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Global Climate Change Digest

A Guide to Information on Greenhouse Gases and Ozone Depletion
Published July 1988 through June 1999



Item #d91apr1

Special Issue: Evaluation Review, 15(1), Feb. 1991. Edited by Steve Rayner, Global Environ. Studies Ctr., Oak Ridge Nat. Lab., Oak Ridge TN 37831. Published by Sage Publications, 2455 Teller Rd., Newbury Pk. CA 91320. Contains selected papers from the international workshop Managing the Global Commons: Decision Making and Conflict Resolution in Response to Climate Change (Knoxville, Tenn., Aug. 1-4, 1989). Social scientists attempted to develop a better understanding of how the world will react to a growing perception of increasing environmental changes from climate change, when obvious remedies appear to conflict with economic development.

"The Role of International Law: Formulating International Legal Instruments and Creating International Institutions," P.C. Szasz (formerly U.N. Off. Legal Affairs; Sharp's Ldng., Box 253, Germantown NY 12526)), 7-26.

International Agreements and Cooperation in Environmental Conservation and Environmental Resource Management," P.S. Thacher (World Resources Inst., 1709 New York Ave. NW, Washington DC 20006), 27-45.

"Bargaining among Nations: Culture, History and Perceptions in Regime Formulation," R.D. Lipschutz (Pacific Inst., 1681 Shattuck Ave., S. H, Berkeley CA 94709), 46-74.

"A Cultural Perspective on the Structure and Implementation of Global Environmental Agreements," S. Rayner, 75-102.

"Cross-National Differences in Policy Implementation," S. Jasanoff (Prog. Sci. Technol. & Soc., Cornell Univ., Ithaca NY 14853), 103-119.

"Global Thinking, Local Acting: Movements to Save the Planet," L.P. Gerlach (Dept. Anthropol., Univ. Minn., Minneapolis MN 55455), 120-148.

"Developmental and Geographical Equity in Global Environmental Change: A Framework for Analysis," R.E. Kasperson (CENTED, Clark Univ., Worcester MA 01610), K.M. Dow, 149-171.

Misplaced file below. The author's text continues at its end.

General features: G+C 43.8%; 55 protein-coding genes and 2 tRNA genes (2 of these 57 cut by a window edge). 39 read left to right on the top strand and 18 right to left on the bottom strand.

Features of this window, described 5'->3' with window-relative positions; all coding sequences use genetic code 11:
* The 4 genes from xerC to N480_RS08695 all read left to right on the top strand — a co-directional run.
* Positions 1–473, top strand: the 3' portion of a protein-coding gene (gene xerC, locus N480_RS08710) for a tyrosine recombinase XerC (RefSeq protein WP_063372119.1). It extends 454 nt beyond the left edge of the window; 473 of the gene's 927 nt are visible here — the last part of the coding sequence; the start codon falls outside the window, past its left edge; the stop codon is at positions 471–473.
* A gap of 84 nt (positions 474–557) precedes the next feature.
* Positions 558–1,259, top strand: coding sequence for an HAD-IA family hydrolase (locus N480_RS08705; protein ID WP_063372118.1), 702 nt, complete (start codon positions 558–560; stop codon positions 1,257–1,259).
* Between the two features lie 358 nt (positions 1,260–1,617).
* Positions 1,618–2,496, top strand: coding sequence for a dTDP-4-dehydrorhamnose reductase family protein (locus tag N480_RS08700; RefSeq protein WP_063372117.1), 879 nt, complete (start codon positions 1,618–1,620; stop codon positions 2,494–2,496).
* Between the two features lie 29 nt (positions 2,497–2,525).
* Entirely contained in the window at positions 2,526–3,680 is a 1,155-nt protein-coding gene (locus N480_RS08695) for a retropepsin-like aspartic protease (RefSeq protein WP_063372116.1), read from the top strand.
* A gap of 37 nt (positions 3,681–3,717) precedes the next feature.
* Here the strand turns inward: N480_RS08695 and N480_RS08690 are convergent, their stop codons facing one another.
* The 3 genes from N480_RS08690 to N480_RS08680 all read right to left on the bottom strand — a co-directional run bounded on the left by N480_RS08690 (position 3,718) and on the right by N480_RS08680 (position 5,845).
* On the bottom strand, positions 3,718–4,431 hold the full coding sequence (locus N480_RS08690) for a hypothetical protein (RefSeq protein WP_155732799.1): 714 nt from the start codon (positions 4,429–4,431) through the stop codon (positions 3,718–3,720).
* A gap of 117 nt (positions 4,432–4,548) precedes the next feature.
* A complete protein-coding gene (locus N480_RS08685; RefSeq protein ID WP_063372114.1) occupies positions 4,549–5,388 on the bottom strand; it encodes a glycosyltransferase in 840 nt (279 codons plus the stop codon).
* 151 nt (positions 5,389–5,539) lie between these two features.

Item #d91apr2

"The Greenhouse Effect in Central North America: If Not Now, When?" T.R. Karl (Global Clim. Lab., Nat. Clim. Data Ctr., NOAA, Fed. Bldg., Asheville NC 28801), R.R. Heim et al., Science, 251(4997), 1058-1061, Mar. 1, 1991.

Examined the predictions of climate models with the record over the past 95 years in the central U.S., finding that the signs of some trends are consistent with models, while others are not. None of the changes were significant except for maximum and minimum temperatures, but these were not predicted by the models. If the models are correct, it will take 40 years before statistically significant precipitation changes are detected and 50-60 years before projected changes in temperature are detected.

Item #d91apr3

"Positive about Water Feedback," R.D. Cess (Inst. Terr./Planet. Atmos., SUNY, Stony Brook NY 11794), Nature, 349(6309), 462-463, Feb. 7, 1991. Discusses implications of the following paper, which supports the conventional view (recently challenged by Lindzen) that atmospheric water vapor provides a positive feedback to increasing greenhouse gases.

"Positive Water Vapour Feedback in Climate Models Confirmed by Satellite Data," D. Rind (NASA-Goddard, 2880 Broadway, New York NY 10025), E.-W. Chiou et al., ibid., 500-503.

Item #d91apr4